As the war ends, people's suffering does not stop
“Before the war, I wanted to study painting,” says the author of the drawing, a MAGNA patient in northern Iraq. Her life was changed by the war, the violence of her husband and the warriors. She was married off by her family at the age of 15 after the arrival of the Islamic State in northern Iraq. “Today, drawing helps her cope with the trauma she has experienced, with insomnia, stress disorder and fear of leaving the house. She has not yet been able to leave her violent partner due to cultural and economic problems,” adds Edmun Rabbani, MAGNA Medical Coordinator in Iraq.
The woman in the drawing has also been living for several years in a camp for people who fled the war with the Islamic State, and is one of hundreds of thousands of victims of sexual violence.
“There is a lot of pain behind every patient’s story. Children have experienced unimaginable horrors that no one, not even adults, should experience. For me, these people are the invisible heroes of war. As are our local workers, who come directly from the affected areas and have decided to help others,” says Denisa Augustínová, operations director of the medical humanitarian organization MAGNA.
Some unfortunate stories and endless suffering do have, after many years, a happy ending. When the war broke out, she fled with her family from Sinjar, Iraq. The husband assisted other family members, so they split up. She fled the violence with an eight-month-old child. But the Islamic state fighters caught her, sold her repeatedly at the sex slave market; she was sold 11 times between Mosul and Syria and raped.
At the end of the war, the woman got into a family where she no longer experienced violence but served as a maid, and after the end of the fighting she left for a refugee camp. Although the practice of stigmatizing and rejecting women who became victims of sexual violence during the war is still widespread, her husband has later taken her back and they live together. They also managed to redeem her mother and three-year-old child from captivity.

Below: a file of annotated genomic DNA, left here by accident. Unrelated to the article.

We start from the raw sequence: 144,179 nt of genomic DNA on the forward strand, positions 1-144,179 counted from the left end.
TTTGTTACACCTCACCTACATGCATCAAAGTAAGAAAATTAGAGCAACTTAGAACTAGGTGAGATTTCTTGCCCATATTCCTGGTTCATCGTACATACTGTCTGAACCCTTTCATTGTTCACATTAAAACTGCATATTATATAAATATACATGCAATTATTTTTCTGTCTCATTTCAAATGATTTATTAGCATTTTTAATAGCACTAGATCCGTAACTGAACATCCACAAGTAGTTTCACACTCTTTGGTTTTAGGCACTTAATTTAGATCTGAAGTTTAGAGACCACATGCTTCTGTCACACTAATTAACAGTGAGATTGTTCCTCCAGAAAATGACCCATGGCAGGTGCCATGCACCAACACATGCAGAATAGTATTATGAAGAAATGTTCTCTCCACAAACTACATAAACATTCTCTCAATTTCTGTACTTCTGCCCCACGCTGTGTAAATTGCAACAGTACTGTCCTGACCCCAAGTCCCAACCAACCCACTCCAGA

“Even a few years after the war, people remain in captivity or slavery, women and girls also as sex slaves for warriors, especially in Syria. It was an extremely powerful experience for me to see the ten-year-old Sonya talking on the phone to her mother – she spoke Arabic, her mother spoke Kurdish, but she still laughed and was happy,” describes MAGNA director Martina Bandžák, who returned from northern Iraq a few days ago.
Sonya, too, was abducted by fighters when she was 4 years old. They separated her from her mother, whom they took to Syria together with her sisters. After years, they managed to buy their freedom (there is an unofficial price list among the fighters, tens of thousands of dollars are paid for release from captivity), and today they live in Canada. Sonya is 10 years old, she is a Yezidi, but she only speaks Arabic. She was found last year in the ruins of Mosul, and was recognized by her uncle based on a photo from the orphanage. Sonya believes she can get to Canada to join her family, but in Iraq she needs her father’s consent. He, however, has not yet returned from captivity in Syria.
“With many of these people affected by the war, therapy is very challenging. They banished many of their terrible experiences from their thoughts, buried them deep inside their souls and do not want to return to them, which is why it is so difficult to treat such people,” adds MAGNA psychologist at Darkara camp in northern Iraq.
“Sexual violence, slavery, human trafficking, the overall humanitarian crisis in Iraq is not resolved even in 2021. The war is over, the fighting has ceased, the people, their problems and traumas have remained. In many cases, they will live with them forever. The problem and the crisis will not disappear just like that, and our help to these people should not disappear either,” concludes Denisa Augustínová.
18% of women around the world face sexual gender-based violence, and lockdowns due to the Covid pandemic have made the situation only worse. Therefore, in its projects in Iraq as well as in other countries, the medical humanitarian organization MAGNA focuses also on medical care and assistance to victims of sexual violence.
The medical humanitarian organization MAGNA has been operating in Iraq since 2016. It provides medical and psychosocial care in the northwest of the country in the Darkar camp for internally displaced persons in the province of Dohuk. We have also helped people affected by the war in Mosul and Sinjar.
4.1 million people in Iraq need humanitarian aid, almost half of them are children. About 1.5 million Iraqis are internally displaced, and there are almost 5 million people in the country who have returned from fleeing the war, with many living only in makeshift conditions. The most serious situation is in the areas that have suffered as a result of the fighting and are the main provinces of displacement – the provinces of Ninewa, Dohuk and Erbil in the north of the country. The humanitarian effort is also affected by the COVID-19 pandemic with more than 600,000 cases and almost 13,000 deaths.
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